A writer from Uruguay who had more influence on later major writers (Julio Cortazar, Italo Calvino, and Gabriel Garcia Marquez, to name a few) than his own commercial success, which is a shame because Filisberto Hernandez was a brilliant writer.
Off center, surreal, it’s hard to classify Hernandez though the influence of Proust is clearly evident. Bizarre stories where the everyday takes a turn towards the fantastic. The stories within are fable-like with their just off-kilter sensibility. There are moments where the reader is reminded of the ‘automatic writing’ experiments of the Surrealists, silent film comedy or just outright head scratching imagery where every day objects can often have a consciousness of their own.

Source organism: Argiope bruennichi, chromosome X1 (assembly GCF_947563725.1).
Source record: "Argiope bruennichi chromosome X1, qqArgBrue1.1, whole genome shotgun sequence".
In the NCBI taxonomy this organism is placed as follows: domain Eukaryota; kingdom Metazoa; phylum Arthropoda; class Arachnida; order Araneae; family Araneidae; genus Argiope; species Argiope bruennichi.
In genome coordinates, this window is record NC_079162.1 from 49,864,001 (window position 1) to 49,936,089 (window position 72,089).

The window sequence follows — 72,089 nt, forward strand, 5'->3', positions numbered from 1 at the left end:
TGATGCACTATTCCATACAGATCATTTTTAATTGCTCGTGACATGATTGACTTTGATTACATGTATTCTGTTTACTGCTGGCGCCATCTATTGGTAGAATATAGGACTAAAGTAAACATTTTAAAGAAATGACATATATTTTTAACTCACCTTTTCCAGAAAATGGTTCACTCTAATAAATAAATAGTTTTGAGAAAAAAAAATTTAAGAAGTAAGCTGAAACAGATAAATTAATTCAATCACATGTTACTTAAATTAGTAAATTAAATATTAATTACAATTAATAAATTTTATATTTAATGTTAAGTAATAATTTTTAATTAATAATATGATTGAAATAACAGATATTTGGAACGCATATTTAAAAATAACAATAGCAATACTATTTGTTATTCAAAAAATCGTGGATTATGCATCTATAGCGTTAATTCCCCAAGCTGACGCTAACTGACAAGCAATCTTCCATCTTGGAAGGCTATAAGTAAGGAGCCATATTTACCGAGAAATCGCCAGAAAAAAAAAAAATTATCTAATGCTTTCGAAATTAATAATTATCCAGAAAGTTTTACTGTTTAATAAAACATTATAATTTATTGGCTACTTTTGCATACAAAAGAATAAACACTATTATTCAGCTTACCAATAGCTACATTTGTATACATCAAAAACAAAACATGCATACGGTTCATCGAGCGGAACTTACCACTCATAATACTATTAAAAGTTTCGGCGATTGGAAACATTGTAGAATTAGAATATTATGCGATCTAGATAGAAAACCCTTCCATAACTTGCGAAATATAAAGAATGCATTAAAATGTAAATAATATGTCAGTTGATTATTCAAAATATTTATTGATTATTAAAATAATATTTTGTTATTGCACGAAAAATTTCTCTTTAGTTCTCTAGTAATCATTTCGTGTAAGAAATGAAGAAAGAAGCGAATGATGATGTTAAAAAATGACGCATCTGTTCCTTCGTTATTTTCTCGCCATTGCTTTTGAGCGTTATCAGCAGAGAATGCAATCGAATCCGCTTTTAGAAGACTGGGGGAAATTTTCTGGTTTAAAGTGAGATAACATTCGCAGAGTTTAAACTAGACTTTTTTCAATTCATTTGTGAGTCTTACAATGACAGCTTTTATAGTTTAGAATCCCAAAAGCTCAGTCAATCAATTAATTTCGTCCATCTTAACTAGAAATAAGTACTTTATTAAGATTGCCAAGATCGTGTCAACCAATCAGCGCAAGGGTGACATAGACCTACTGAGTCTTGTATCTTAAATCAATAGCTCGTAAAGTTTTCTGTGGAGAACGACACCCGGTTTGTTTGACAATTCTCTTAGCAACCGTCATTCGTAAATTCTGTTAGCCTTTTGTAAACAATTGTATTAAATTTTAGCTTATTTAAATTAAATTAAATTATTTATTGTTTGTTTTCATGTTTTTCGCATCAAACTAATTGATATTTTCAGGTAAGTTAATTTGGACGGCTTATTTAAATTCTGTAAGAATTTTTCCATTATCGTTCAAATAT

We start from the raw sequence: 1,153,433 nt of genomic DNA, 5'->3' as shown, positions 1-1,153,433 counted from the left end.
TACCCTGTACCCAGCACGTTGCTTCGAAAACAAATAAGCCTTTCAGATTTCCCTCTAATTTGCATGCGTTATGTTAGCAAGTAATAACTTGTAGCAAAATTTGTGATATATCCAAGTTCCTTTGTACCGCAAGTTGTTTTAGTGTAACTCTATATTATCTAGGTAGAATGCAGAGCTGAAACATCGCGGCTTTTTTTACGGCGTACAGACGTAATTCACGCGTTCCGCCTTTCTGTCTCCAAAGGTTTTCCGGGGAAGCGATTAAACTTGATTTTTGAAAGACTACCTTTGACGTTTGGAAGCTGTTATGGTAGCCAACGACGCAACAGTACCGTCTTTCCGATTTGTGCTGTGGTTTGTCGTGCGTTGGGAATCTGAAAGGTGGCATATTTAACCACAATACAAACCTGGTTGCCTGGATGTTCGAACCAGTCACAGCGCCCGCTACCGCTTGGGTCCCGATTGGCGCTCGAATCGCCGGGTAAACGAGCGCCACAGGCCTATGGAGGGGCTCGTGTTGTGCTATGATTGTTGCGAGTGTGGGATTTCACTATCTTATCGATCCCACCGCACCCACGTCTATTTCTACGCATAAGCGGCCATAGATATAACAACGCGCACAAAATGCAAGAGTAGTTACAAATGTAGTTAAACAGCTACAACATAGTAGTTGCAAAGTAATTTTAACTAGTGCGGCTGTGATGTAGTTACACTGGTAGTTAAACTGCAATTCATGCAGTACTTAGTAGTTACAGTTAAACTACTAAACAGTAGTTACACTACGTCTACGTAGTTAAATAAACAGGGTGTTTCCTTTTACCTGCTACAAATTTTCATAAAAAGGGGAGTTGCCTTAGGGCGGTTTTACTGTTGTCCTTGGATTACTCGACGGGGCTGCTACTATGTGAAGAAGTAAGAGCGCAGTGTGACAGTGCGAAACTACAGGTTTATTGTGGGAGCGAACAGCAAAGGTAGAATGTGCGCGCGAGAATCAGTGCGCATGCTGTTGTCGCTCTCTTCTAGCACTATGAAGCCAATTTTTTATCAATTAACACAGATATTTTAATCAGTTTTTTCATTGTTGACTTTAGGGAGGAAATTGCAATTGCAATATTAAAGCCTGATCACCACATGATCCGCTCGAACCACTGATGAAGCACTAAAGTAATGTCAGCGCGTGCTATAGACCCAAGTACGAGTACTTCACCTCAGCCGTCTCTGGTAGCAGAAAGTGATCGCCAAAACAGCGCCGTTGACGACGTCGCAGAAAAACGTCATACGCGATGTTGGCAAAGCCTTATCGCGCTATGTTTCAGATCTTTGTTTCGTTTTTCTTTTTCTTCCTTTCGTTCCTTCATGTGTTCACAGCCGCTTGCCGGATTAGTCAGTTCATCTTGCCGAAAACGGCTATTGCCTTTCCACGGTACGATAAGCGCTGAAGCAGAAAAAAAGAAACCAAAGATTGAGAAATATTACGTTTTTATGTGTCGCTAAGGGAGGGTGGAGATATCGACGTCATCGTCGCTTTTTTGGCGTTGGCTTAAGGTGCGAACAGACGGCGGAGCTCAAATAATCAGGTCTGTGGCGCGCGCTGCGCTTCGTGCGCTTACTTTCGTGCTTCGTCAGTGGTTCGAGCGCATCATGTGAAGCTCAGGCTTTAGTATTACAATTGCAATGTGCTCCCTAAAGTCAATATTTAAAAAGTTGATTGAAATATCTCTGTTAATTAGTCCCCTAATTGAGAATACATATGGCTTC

Fans of Cortazar in particular will enjoy these strange tales and their inherent surrealism (a man who believes he’s a horse; a woman who never leaves her balcony; a theater usher whose eyes glow in the dark; a house full of life sized dolls that act out bizarre scenes, etc) appealed to me greatly. One of the lesser known Latin American writers for English readers but one English readers (and over all admirers of Latin American literature) must explore.
Translated by Luis Harss